Planning for the Future

Planning reforms suggest opportunities and dangers to London’s nature

Government published its much trailed proposed reforms to the planning system in England on 6th August with a consultation White Paper Planning for the Future.[1]  These include ‘streamlining and modernising the planning process, bringing a new focus to design and sustainability, improving the system of developer contributions to infrastructure, and ensuring more land is available for development where it is needed.’ ‘Build beautiful’ is thread throughout.

The planning system has a profound influence on nature in London. It plays a critical role in protecting important places and features for biodiversity, securing enhancements of the capital’s nature either through appropriate development design or financial contributions by developers, and – always controversially - deciding future land use as the city continues to grow.

The pressures on land here are considerable. Given that London has grown by over 30% in its population over the past 30 years, that there are over 1600 Sites of Importance for Nature Conservation in London, covering about 19% of the capital, is a testimony to a planning policy that has stood the test of time.  But it isn’t a perfect system, few sites are entirely sacrosanct, and the planning system’s many flaws have helped contribute to significant damage to the fabric of the city’s – and England’s - nature. 

The proposed reforms, attempting to address many of the real and perceived barriers to development, propose a mixed bag of some radical changes.  These include dividing local authority areas into Develop, Renewal and Protect zones, giving automatic planning permission in Develop zones based on a ‘design code’ which will be the basis of a new Local Plan.  The simplification brings the risk of creating a disconnected landscape, one in which wildlife could decline because nature doesn’t recognise artificial delineations of an area.  There is, however, an emphasis on beauty and building this – and sustainability - into the ‘design code; whether this strengthens the existing weak commitments is not yet clear.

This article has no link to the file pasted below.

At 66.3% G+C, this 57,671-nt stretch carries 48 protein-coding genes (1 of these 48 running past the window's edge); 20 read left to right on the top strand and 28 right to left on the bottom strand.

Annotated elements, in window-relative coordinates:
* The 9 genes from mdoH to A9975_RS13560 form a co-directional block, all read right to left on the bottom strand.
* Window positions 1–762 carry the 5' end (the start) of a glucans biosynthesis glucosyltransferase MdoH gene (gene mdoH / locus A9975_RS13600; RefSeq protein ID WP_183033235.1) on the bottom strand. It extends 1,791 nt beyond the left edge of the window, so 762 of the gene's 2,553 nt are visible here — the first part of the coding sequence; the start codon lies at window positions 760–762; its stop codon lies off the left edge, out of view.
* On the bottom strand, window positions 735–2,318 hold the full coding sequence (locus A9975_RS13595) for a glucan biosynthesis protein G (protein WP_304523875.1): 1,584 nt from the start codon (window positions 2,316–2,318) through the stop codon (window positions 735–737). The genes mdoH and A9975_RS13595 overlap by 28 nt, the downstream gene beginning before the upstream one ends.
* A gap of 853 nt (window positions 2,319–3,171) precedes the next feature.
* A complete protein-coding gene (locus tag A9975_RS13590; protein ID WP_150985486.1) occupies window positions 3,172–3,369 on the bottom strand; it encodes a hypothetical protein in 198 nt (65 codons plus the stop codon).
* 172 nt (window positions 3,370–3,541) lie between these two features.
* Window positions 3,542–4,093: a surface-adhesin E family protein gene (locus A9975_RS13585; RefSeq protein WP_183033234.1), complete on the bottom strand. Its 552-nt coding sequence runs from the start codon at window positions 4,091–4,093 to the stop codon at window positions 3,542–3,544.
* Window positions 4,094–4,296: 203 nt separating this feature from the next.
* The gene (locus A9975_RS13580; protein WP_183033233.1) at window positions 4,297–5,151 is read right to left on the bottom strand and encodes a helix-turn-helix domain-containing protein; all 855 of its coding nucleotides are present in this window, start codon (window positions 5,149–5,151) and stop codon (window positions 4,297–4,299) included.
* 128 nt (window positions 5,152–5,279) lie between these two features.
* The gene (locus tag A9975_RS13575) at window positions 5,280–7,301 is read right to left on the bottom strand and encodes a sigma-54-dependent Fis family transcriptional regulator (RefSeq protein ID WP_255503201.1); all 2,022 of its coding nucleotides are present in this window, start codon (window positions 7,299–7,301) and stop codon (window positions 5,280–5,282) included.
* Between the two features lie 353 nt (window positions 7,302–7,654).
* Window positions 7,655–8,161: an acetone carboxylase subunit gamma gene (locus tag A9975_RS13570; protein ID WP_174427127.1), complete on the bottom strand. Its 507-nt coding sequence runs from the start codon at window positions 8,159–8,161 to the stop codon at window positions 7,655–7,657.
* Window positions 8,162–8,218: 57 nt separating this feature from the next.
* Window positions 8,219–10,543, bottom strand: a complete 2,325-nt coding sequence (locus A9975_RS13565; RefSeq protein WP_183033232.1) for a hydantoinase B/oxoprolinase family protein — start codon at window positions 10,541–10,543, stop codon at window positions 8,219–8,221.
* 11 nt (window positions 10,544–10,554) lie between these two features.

The focus on digital technology to replace the hefty amount of paperwork in Local Plans and planning applications (there are over 90,000 of these a year in London) is to be welcomed. Although this is to make it easier for more people to engage with the planning system and scrutinise plans it would only apply the initial Local Plan ‘design code’. There is no suggestion that the public can comment on proposals in any of the zones after the Local Plan is adopted. This throws out a whole tier of local democratic input.

Thirdly, existing developer contributions, such as ‘section 106’, will be replaced by a nationally set Infrastructure Levy with a narrower set of issues it would help resource; whether enhancements for wildlife sites or local green spaces would be included is not yet clear.

Mathew Frith, Director of Conservation, said:

We are always nervous when Government announces reforms to the planning system; they all tend to mean one thing – to make it easier to build, rather than easier to protect – against, in our view, a fundamental principle of a plan-led system.  However, we cannot pretend the system works well at the moment, and a number of the proposals in the White Paper are worthy of support in principle, if not in the detail. There is welcome recognition of the role of nature and the need to help deliver the ambitions of the 15-year Environment Plan. However, the simplification of areas into three types of development zones, and the radical cut in the opportunities for local people to have a voice on any development that affects them are deeply worrying in their ramifications.

London Wildlife Trust will be making our voice heard, and there is the opportunity for you too, through the consultation portal:



Wasteland, Edmonton

Wasteland, Edmonton; Sites like this could be zoned for development with automatic planning permission; will nature be given room here?Wasteland, Edmonton; Sites like this could be zoned for development with automatic planning permission; will nature be given room here? © London Wildlife Trust